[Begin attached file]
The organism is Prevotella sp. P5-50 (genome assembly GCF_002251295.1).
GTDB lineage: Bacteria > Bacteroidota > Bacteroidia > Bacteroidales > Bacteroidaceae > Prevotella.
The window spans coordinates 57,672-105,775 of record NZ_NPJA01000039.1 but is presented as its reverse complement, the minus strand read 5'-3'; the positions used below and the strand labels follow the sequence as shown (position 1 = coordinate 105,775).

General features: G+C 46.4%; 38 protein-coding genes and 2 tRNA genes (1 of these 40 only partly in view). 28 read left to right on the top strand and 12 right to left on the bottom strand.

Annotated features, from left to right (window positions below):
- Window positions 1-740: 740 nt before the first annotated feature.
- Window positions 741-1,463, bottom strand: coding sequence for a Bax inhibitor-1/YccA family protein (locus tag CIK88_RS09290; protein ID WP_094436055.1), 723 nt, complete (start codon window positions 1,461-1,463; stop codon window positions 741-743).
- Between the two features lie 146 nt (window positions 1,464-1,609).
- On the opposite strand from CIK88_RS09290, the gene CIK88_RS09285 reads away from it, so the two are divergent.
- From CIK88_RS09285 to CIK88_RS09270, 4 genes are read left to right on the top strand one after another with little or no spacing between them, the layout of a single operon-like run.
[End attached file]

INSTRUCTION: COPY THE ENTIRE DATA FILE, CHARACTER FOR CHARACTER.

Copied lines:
The organism is Prevotella sp. P5-50 (genome assembly GCF_002251295.1).
GTDB lineage: Bacteria > Bacteroidota > Bacteroidia > Bacteroidales > Bacteroidaceae > Prevotella.
The window spans coordinates 57,672-105,775 of record NZ_NPJA01000039.1 but is presented as its reverse complement, the minus strand read 5'-3'; the positions used below and the strand labels follow the sequence as shown (position 1 = coordinate 105,775).

General features: G+C 46.4%; 38 protein-coding genes and 2 tRNA genes (1 of these 40 only partly in view). 28 read left to right on the top strand and 12 right to left on the bottom strand.

Annotated features, from left to right (window positions below):
- Window positions 1-740: 740 nt before the first annotated feature.
- Window positions 741-1,463, bottom strand: coding sequence for a Bax inhibitor-1/YccA family protein (locus tag CIK88_RS09290; protein ID WP_094436055.1), 723 nt, complete (start codon window positions 1,461-1,463; stop codon window positions 741-743).
- Between the two features lie 146 nt (window positions 1,464-1,609).
- On the opposite strand from CIK88_RS09290, the gene CIK88_RS09285 reads away from it, so the two are divergent.
- From CIK88_RS09285 to CIK88_RS09270, 4 genes are read left to right on the top strand one after another with little or no spacing between them, the layout of a single operon-like run.